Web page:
Tuesday, April 14, 2015

change is good; transition is hard

Goodbye EatingWell—one era ends, a new era begins.
When midnight came and went on December 31 last year, Col and I were miraculously awake to toast in the New Year. That never happens. We didn't require much dialogue to know what the other one was thinking, and so with our eyes and with our hearts, we committed our resolve. "To 2015," I said, raising my glass. "The year of change."

I won't mince words. While 2014 was an incredible year in many ways, most notably welcoming little baby Angus into the world, it was also the most challenging year we've faced together in our marriage. I had returned to a very difficult work environment after my maternity leave. Col was also dealing with the high demands of his job. With two small children and both of us in stressful full-time jobs, we rarely found time for ourselves, let alone each other. It's not that we were arguing all the time. It wasn't like that. It was just that we barely saw each other. We barely knew each other. Our balancing teacup act was resting nervously on the tipping point, just waiting for that one innocent catalyst to smash it all to pieces. Something had to give.

The occasion for change came swiftly, ready or not. Within weeks, I was presented with a promising job opportunity that would allow me to revitalize my career and find passion in my work once again. There wasn't much to discuss—we had already decided change needed to happen. My head, my heart and my gut were all saying, emphatically, "Yes!" I accepted the job.

But that didn't make the change any easier. My colleague at the time said to me, "change is good, but transition is hard." After eight good years with a brand and a company I'd poured my heart and soul into, I had made the decision to up and leave without looking back. Even as I was so excited for a fresh start and to let go of my heavy baggage, saying goodbye to each of my colleagues was like going through a traumatic breakup over and over again. And at my new job, it took me weeks before I stopped really missing my old team, my old systems, my old routine and all of the things that were familiar to me.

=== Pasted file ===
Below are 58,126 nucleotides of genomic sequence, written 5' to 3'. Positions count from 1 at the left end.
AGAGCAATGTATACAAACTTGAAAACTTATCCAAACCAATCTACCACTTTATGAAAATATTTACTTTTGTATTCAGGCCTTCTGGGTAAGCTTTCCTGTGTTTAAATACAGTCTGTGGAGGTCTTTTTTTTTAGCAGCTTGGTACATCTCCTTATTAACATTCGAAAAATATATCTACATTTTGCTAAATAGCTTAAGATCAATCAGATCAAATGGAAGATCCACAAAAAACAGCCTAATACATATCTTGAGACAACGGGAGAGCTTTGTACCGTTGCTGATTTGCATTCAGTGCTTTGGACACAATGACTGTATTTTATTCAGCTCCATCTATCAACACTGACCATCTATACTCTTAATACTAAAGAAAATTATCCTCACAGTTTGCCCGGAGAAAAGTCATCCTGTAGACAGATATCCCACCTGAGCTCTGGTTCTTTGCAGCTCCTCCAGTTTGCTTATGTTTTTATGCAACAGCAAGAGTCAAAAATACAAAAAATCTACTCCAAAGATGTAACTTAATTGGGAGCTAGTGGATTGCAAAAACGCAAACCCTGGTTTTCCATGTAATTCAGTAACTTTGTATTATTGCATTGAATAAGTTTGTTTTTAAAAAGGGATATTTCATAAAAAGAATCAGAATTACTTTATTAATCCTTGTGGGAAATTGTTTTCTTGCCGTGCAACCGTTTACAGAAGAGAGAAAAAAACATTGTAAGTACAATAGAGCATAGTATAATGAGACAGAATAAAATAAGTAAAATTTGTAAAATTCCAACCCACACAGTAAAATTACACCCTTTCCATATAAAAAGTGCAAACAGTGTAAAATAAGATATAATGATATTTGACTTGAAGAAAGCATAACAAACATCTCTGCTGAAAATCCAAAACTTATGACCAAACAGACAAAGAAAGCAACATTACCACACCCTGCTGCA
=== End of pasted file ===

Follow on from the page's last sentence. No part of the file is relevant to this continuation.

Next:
In the end though, the change really has been good. At work, I feel challenged and inspired. I come home at night with the mental space to converse with my family. I'm laughing again. I'm meeting friends for drinks after work. I'm regaining my life back. But we're still in transition, finding our new rhythms. Some of the other issues I've resolved to change still need addressing.

And some change is out of our control. That kind of change is sad and it is difficult. But it is almost always good. Eventually. It just takes time.

What I'm realizing lately is that this is not the year of change so much as it is the year of transition. Maybe even years of transition. It will be difficult, it will be inspiring, amazing, scary and heart-wrenching. But when I think about December 31, 2015, I don't have a clear picture of where we'll be on this journey, what our lives will look like or what we will be toasting. The bigger surrounding picture is still fuzzy. And that is exciting to me. That we still have time to shape things for the better. That we don't have to be stuck in a rut or chronically unhappy or stressed. It's incredibly empowering to finally have that epiphany. Would that it had come sooner in life. But better late than not at all.

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